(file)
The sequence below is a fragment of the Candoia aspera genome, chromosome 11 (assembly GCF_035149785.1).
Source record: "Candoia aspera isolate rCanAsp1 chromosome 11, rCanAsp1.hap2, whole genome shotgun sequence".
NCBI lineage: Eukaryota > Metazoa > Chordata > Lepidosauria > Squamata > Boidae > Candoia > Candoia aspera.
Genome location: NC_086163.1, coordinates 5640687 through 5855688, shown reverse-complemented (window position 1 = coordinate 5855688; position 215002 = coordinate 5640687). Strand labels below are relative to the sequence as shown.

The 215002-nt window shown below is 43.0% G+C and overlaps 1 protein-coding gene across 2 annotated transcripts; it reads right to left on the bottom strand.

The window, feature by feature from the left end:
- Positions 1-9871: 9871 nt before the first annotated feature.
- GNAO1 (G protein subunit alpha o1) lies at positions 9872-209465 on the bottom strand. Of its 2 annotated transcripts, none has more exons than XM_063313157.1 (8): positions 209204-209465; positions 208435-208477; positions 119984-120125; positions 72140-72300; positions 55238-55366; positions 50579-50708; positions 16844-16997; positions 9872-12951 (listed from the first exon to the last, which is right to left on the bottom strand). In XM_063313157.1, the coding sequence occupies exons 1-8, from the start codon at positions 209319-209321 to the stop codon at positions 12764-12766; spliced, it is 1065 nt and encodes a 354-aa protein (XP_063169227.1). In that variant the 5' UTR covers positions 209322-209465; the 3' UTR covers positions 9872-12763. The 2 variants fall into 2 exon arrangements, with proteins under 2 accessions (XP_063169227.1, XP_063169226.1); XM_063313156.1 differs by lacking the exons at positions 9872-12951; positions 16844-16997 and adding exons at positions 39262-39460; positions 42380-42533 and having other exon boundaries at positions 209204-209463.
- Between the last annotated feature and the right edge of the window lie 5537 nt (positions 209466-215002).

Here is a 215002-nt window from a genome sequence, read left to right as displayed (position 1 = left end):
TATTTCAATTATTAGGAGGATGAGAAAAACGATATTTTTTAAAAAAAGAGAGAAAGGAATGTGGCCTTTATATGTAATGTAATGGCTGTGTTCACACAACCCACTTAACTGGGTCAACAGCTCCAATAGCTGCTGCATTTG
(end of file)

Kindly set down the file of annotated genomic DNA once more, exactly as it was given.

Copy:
The sequence below is a fragment of the Candoia aspera genome, chromosome 11 (assembly GCF_035149785.1).
Source record: "Candoia aspera isolate rCanAsp1 chromosome 11, rCanAsp1.hap2, whole genome shotgun sequence".
NCBI lineage: Eukaryota > Metazoa > Chordata > Lepidosauria > Squamata > Boidae > Candoia > Candoia aspera.
Genome location: NC_086163.1, coordinates 5640687 through 5855688, shown reverse-complemented (window position 1 = coordinate 5855688; position 215002 = coordinate 5640687). Strand labels below are relative to the sequence as shown.

The 215002-nt window shown below is 43.0% G+C and overlaps 1 protein-coding gene across 2 annotated transcripts; it reads right to left on the bottom strand.

The window, feature by feature from the left end:
- Positions 1-9871: 9871 nt before the first annotated feature.
- GNAO1 (G protein subunit alpha o1) lies at positions 9872-209465 on the bottom strand. Of its 2 annotated transcripts, none has more exons than XM_063313157.1 (8): positions 209204-209465; positions 208435-208477; positions 119984-120125; positions 72140-72300; positions 55238-55366; positions 50579-50708; positions 16844-16997; positions 9872-12951 (listed from the first exon to the last, which is right to left on the bottom strand). In XM_063313157.1, the coding sequence occupies exons 1-8, from the start codon at positions 209319-209321 to the stop codon at positions 12764-12766; spliced, it is 1065 nt and encodes a 354-aa protein (XP_063169227.1). In that variant the 5' UTR covers positions 209322-209465; the 3' UTR covers positions 9872-12763. The 2 variants fall into 2 exon arrangements, with proteins under 2 accessions (XP_063169227.1, XP_063169226.1); XM_063313156.1 differs by lacking the exons at positions 9872-12951; positions 16844-16997 and adding exons at positions 39262-39460; positions 42380-42533 and having other exon boundaries at positions 209204-209463.
- Between the last annotated feature and the right edge of the window lie 5537 nt (positions 209466-215002).

Here is a 215002-nt window from a genome sequence, read left to right as displayed (position 1 = left end):
TATTTCAATTATTAGGAGGATGAGAAAAACGATATTTTTTAAAAAAAGAGAGAAAGGAATGTGGCCTTTATATGTAATGTAATGGCTGTGTTCACACAACCCACTTAACTGGGTCAACAGCTCCAATAGCTGCTGCATTTG